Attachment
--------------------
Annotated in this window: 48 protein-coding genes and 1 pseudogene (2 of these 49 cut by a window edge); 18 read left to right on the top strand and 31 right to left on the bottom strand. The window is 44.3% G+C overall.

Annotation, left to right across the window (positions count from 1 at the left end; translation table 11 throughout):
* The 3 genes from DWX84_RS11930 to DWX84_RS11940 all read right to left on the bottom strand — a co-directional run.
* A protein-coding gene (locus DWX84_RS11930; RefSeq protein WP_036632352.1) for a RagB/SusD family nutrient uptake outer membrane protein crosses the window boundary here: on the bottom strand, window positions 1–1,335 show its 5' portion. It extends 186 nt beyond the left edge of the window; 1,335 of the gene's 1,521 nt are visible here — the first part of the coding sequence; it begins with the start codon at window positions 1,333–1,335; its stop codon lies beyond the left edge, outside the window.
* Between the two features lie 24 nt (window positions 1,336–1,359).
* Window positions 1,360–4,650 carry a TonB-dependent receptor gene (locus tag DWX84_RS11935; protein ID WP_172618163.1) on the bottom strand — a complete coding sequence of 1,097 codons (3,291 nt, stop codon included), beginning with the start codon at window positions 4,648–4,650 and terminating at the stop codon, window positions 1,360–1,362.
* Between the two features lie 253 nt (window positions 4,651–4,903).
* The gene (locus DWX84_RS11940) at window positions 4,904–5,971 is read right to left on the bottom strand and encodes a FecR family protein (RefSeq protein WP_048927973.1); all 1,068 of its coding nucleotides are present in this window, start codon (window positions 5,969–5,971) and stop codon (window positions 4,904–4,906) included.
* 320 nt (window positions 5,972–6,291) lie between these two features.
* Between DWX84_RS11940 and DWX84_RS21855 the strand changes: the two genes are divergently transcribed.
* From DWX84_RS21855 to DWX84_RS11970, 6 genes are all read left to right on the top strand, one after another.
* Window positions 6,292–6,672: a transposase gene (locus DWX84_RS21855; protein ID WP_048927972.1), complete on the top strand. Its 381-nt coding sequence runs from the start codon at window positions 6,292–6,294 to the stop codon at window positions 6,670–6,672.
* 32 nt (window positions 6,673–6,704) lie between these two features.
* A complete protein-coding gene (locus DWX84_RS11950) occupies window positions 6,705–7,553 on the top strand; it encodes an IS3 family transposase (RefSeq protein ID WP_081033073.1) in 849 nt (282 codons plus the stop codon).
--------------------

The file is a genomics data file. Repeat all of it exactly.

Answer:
Annotated in this window: 48 protein-coding genes and 1 pseudogene (2 of these 49 cut by a window edge); 18 read left to right on the top strand and 31 right to left on the bottom strand. The window is 44.3% G+C overall.

Annotation, left to right across the window (positions count from 1 at the left end; translation table 11 throughout):
* The 3 genes from DWX84_RS11930 to DWX84_RS11940 all read right to left on the bottom strand — a co-directional run.
* A protein-coding gene (locus DWX84_RS11930; RefSeq protein WP_036632352.1) for a RagB/SusD family nutrient uptake outer membrane protein crosses the window boundary here: on the bottom strand, window positions 1–1,335 show its 5' portion. It extends 186 nt beyond the left edge of the window; 1,335 of the gene's 1,521 nt are visible here — the first part of the coding sequence; it begins with the start codon at window positions 1,333–1,335; its stop codon lies beyond the left edge, outside the window.
* Between the two features lie 24 nt (window positions 1,336–1,359).
* Window positions 1,360–4,650 carry a TonB-dependent receptor gene (locus tag DWX84_RS11935; protein ID WP_172618163.1) on the bottom strand — a complete coding sequence of 1,097 codons (3,291 nt, stop codon included), beginning with the start codon at window positions 4,648–4,650 and terminating at the stop codon, window positions 1,360–1,362.
* Between the two features lie 253 nt (window positions 4,651–4,903).
* The gene (locus DWX84_RS11940) at window positions 4,904–5,971 is read right to left on the bottom strand and encodes a FecR family protein (RefSeq protein WP_048927973.1); all 1,068 of its coding nucleotides are present in this window, start codon (window positions 5,969–5,971) and stop codon (window positions 4,904–4,906) included.
* 320 nt (window positions 5,972–6,291) lie between these two features.
* Between DWX84_RS11940 and DWX84_RS21855 the strand changes: the two genes are divergently transcribed.
* From DWX84_RS21855 to DWX84_RS11970, 6 genes are all read left to right on the top strand, one after another.
* Window positions 6,292–6,672: a transposase gene (locus DWX84_RS21855; protein ID WP_048927972.1), complete on the top strand. Its 381-nt coding sequence runs from the start codon at window positions 6,292–6,294 to the stop codon at window positions 6,670–6,672.
* 32 nt (window positions 6,673–6,704) lie between these two features.
* A complete protein-coding gene (locus DWX84_RS11950) occupies window positions 6,705–7,553 on the top strand; it encodes an IS3 family transposase (RefSeq protein ID WP_081033073.1) in 849 nt (282 codons plus the stop codon).